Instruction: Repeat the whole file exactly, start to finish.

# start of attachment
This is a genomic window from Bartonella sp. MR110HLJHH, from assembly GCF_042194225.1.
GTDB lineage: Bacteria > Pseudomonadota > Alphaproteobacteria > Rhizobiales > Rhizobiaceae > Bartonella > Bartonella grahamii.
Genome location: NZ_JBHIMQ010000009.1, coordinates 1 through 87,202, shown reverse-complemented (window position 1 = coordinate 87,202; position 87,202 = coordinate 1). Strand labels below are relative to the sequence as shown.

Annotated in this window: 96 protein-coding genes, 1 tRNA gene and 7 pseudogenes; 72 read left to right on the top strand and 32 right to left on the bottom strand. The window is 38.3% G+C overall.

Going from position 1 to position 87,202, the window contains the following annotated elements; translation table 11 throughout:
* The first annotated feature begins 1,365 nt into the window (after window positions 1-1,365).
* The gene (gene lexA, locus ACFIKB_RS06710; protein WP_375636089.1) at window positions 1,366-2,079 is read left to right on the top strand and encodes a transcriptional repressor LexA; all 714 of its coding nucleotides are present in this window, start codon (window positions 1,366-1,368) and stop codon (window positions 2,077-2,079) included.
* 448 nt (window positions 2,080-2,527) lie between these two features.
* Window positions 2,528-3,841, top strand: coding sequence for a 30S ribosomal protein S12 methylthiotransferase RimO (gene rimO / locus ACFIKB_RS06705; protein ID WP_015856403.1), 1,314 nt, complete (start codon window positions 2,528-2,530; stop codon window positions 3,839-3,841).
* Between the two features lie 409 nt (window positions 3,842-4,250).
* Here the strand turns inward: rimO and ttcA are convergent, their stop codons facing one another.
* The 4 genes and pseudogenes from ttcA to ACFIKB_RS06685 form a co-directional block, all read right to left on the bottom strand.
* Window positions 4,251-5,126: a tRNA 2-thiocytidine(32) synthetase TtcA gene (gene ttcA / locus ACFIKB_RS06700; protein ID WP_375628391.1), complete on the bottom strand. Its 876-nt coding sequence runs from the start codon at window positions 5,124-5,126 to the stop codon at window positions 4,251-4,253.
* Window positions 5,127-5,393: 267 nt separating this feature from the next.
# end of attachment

This is a genomic window from Bartonella sp. MR110HLJHH, from assembly GCF_042194225.1.
GTDB lineage: Bacteria > Pseudomonadota > Alphaproteobacteria > Rhizobiales > Rhizobiaceae > Bartonella > Bartonella grahamii.
Genome location: NZ_JBHIMQ010000009.1, coordinates 1 through 87,202, shown reverse-complemented (window position 1 = coordinate 87,202; position 87,202 = coordinate 1). Strand labels below are relative to the sequence as shown.

Annotated in this window: 96 protein-coding genes, 1 tRNA gene and 7 pseudogenes; 72 read left to right on the top strand and 32 right to left on the bottom strand. The window is 38.3% G+C overall.

Going from position 1 to position 87,202, the window contains the following annotated elements; translation table 11 throughout:
* The first annotated feature begins 1,365 nt into the window (after window positions 1-1,365).
* The gene (gene lexA, locus ACFIKB_RS06710; protein WP_375636089.1) at window positions 1,366-2,079 is read left to right on the top strand and encodes a transcriptional repressor LexA; all 714 of its coding nucleotides are present in this window, start codon (window positions 1,366-1,368) and stop codon (window positions 2,077-2,079) included.
* 448 nt (window positions 2,080-2,527) lie between these two features.
* Window positions 2,528-3,841, top strand: coding sequence for a 30S ribosomal protein S12 methylthiotransferase RimO (gene rimO / locus ACFIKB_RS06705; protein ID WP_015856403.1), 1,314 nt, complete (start codon window positions 2,528-2,530; stop codon window positions 3,839-3,841).
* Between the two features lie 409 nt (window positions 3,842-4,250).
* Here the strand turns inward: rimO and ttcA are convergent, their stop codons facing one another.
* The 4 genes and pseudogenes from ttcA to ACFIKB_RS06685 form a co-directional block, all read right to left on the bottom strand.
* Window positions 4,251-5,126: a tRNA 2-thiocytidine(32) synthetase TtcA gene (gene ttcA / locus ACFIKB_RS06700; protein ID WP_375628391.1), complete on the bottom strand. Its 876-nt coding sequence runs from the start codon at window positions 5,124-5,126 to the stop codon at window positions 4,251-4,253.
* Window positions 5,127-5,393: 267 nt separating this feature from the next.